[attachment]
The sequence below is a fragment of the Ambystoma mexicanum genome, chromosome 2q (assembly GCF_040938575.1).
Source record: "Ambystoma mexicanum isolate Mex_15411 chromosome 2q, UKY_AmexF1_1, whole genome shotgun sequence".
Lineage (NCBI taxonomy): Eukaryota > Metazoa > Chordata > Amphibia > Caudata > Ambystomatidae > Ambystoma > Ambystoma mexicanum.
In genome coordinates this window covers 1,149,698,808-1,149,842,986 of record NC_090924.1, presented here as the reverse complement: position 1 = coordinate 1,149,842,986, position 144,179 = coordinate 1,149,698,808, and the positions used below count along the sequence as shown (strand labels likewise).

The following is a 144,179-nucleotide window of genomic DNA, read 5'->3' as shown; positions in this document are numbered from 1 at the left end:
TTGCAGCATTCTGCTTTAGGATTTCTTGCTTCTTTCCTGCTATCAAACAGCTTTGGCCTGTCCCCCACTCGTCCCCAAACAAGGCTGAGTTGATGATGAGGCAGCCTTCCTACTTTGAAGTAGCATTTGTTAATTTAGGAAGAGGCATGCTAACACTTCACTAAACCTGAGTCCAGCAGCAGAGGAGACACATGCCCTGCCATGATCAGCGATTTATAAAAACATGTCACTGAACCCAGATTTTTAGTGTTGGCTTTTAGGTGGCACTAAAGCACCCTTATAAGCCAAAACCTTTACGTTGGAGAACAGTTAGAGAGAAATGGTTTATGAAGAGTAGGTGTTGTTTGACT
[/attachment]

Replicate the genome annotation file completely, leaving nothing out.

The sequence below is a fragment of the Ambystoma mexicanum genome, chromosome 2q (assembly GCF_040938575.1).
Source record: "Ambystoma mexicanum isolate Mex_15411 chromosome 2q, UKY_AmexF1_1, whole genome shotgun sequence".
Lineage (NCBI taxonomy): Eukaryota > Metazoa > Chordata > Amphibia > Caudata > Ambystomatidae > Ambystoma > Ambystoma mexicanum.
In genome coordinates this window covers 1,149,698,808-1,149,842,986 of record NC_090924.1, presented here as the reverse complement: position 1 = coordinate 1,149,842,986, position 144,179 = coordinate 1,149,698,808, and the positions used below count along the sequence as shown (strand labels likewise).

The following is a 144,179-nucleotide window of genomic DNA, read 5'->3' as shown; positions in this document are numbered from 1 at the left end:
TTGCAGCATTCTGCTTTAGGATTTCTTGCTTCTTTCCTGCTATCAAACAGCTTTGGCCTGTCCCCCACTCGTCCCCAAACAAGGCTGAGTTGATGATGAGGCAGCCTTCCTACTTTGAAGTAGCATTTGTTAATTTAGGAAGAGGCATGCTAACACTTCACTAAACCTGAGTCCAGCAGCAGAGGAGACACATGCCCTGCCATGATCAGCGATTTATAAAAACATGTCACTGAACCCAGATTTTTAGTGTTGGCTTTTAGGTGGCACTAAAGCACCCTTATAAGCCAAAACCTTTACGTTGGAGAACAGTTAGAGAGAAATGGTTTATGAAGAGTAGGTGTTGTTTGACT